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Ankara Attractions

The Haci Bayram Mosque (Haci Bayram Camii)

It was built in the 15th century to honour the originator of the Bayrami religious group. The originator of the Bayrami dervish religious group was an originator of hymns and a Sufi poet. This particular mosque was hailed as one of the significant mosques of Ankara. The Haci Mosque was built in a Selçuk style, which in the later years was re-established by the Great Sinan. The entire ceiling is made of decorated wood, mixed together with a solitary hexagonal rosette with flowery and plant patterns decorated all throughout the mosque. During the 18th century, ornamental Kütahya tiles were added to the floors of the mosque.



Many of visitors are attracted to the Haci Bayram Mausoleum. Those who are known to be very faithful go there to visit the burial place of Sufi for encouragement and prayers. After a year, borders of the mihrab's external wall and the mosque was completed, the mausoleum was built with a marble covering and strong lead dome over an octagonal dome. Now, the tomb's original interior and exterior entrance doors that were made of wood are a part of the collections of Ankara Ethnography Museum assortment.


Ankara Citadel (Hisar)

The Ankara Hisar manages over a projection in the oldest developed part in the city. According to a certain myth,

The Hisar was built by the Galatians but unfortunately no one actually believed it. The fortress has an internal and external wall where the external wall was added up during the tortuous employment of the city. Today, the citadel preserves the essence of as small Anatolian village; from its narrow zigzag streets in where you can catch little peep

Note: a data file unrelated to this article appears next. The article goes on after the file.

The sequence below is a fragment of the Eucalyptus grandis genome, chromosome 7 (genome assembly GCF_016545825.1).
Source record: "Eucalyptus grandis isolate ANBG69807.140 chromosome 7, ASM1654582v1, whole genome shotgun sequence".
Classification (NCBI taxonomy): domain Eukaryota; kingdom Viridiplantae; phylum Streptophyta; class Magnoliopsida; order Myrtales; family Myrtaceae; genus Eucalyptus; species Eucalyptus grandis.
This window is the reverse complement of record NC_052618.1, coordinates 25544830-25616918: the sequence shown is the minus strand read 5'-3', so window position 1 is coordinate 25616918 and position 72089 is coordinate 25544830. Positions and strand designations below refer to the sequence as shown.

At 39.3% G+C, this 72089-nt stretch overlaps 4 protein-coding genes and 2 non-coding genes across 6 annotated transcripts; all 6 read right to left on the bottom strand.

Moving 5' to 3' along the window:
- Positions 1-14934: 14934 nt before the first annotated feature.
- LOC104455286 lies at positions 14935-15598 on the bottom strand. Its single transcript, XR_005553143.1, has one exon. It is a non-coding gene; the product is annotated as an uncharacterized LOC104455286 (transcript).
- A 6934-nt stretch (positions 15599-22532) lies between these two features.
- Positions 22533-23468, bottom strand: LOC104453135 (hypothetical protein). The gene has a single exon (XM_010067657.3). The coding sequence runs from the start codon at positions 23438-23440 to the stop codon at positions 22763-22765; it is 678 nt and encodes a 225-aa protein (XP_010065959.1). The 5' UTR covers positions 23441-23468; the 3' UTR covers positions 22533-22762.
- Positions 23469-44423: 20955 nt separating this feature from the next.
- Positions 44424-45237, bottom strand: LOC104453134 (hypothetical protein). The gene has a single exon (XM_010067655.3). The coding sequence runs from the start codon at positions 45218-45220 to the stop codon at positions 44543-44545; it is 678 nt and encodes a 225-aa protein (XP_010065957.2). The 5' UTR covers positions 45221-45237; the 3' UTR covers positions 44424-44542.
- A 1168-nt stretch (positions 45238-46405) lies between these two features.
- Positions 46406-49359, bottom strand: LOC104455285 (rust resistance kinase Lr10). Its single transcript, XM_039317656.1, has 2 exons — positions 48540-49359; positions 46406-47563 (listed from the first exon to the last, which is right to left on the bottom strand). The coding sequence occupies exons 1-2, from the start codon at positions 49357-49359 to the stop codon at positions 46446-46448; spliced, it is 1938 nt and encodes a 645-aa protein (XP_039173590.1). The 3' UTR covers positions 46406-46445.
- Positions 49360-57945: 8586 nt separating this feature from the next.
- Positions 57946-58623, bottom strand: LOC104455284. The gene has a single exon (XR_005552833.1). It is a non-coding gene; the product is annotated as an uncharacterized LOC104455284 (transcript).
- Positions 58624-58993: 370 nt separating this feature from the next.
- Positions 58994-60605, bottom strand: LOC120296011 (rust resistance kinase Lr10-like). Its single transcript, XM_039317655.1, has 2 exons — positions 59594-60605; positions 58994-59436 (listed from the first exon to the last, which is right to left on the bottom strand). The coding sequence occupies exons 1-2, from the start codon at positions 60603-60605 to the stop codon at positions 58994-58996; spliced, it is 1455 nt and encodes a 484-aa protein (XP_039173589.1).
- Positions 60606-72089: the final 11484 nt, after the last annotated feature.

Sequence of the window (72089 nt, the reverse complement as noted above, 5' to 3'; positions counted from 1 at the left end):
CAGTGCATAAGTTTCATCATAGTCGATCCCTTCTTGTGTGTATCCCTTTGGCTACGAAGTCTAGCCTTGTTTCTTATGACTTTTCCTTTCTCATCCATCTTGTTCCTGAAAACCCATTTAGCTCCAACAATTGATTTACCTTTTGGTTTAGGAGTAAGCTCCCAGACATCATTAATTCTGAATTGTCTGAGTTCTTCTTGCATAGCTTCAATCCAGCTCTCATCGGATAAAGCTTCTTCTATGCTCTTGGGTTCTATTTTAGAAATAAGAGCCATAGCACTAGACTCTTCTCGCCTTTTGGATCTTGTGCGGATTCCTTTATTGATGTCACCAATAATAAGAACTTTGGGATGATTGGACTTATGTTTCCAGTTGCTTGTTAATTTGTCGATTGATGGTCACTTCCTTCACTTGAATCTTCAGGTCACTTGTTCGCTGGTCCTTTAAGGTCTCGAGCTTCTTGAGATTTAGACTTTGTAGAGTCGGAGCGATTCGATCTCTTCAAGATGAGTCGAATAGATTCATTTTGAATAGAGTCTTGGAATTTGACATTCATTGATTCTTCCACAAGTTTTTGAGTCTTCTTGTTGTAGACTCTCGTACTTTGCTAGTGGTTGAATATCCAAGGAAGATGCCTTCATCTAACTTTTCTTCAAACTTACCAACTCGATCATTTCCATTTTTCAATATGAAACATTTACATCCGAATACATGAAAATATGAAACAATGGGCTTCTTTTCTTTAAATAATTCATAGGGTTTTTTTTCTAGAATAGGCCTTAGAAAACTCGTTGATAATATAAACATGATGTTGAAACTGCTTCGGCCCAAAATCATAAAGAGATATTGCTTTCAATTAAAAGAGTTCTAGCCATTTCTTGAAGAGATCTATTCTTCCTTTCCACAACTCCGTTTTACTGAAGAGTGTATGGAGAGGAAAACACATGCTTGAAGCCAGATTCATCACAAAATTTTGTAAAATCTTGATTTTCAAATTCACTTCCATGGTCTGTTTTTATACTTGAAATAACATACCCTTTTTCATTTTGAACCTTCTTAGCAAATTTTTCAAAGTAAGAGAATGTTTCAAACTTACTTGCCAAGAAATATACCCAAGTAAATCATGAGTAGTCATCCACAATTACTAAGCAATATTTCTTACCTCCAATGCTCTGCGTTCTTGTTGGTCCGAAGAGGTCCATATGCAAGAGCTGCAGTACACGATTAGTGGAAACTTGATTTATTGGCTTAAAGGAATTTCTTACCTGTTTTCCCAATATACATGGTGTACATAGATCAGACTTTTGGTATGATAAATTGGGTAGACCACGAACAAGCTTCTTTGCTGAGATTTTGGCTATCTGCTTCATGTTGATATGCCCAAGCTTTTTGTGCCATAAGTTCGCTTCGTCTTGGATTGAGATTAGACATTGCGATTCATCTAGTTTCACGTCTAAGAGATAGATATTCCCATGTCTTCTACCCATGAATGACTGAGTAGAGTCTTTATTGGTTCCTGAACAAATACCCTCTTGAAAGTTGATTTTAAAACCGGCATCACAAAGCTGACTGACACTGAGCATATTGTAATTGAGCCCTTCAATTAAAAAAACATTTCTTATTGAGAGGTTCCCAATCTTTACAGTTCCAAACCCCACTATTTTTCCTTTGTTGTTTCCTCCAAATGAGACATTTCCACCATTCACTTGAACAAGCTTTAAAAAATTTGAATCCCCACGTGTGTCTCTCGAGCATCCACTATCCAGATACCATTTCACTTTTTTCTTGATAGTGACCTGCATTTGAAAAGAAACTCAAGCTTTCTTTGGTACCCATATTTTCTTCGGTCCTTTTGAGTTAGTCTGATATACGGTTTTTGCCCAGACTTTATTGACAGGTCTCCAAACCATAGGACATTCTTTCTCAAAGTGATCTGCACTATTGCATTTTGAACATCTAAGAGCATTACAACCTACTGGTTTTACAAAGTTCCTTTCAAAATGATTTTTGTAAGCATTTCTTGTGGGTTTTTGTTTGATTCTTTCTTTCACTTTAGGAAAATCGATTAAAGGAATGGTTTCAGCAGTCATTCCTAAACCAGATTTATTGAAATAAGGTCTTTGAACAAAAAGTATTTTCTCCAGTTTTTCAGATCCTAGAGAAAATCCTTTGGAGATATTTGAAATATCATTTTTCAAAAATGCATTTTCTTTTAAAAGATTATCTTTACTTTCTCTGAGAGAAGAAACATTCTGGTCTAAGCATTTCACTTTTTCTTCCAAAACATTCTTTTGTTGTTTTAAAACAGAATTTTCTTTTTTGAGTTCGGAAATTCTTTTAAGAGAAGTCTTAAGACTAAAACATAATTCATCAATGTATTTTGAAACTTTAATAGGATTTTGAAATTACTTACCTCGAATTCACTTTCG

of the home living within. Many of the traditional wood beamed houses completed with large courtyard and gardens

are now renovated and transformed into fabulous restaurants.


The Roman Baths

The Roman Baths were built as a tribute to the god of medicine, Asklepios during the Emperor Caracalla time. There

are three main divisions in this extraordinary compound; a caldarium which is the hot room, the cold room or known

as the Frigidaire and the tepidarium, a lukewarm room. The caldarium contains a washing area and a sudatorium

which is called the seating area in English. For the frigidarium, it consists of a pool and changing rooms whereas the tepidarium room was used mostly for leisure. The compound also includes hearths, service areas, courtyards, and storage space, however only today that the foundations of the heating system and service sector are able to be seen.


Ethnographic Museum (Etnografya Müzesi)

This beautiful limestone building was the first place for the Ataturk resting place waiting for his mausoleum completed which was in 1953. Now it is tuned to the Ethnographic Museum which displays the prosperous compilation of folkloric items. The most popular items of the Museum is the 17th century circumcision bed as well as the intricately carved wooden prayer niches or better known as mihrabs which was brought from dissimilar Selçuk and Ottoman mosques throughout Anatolia.

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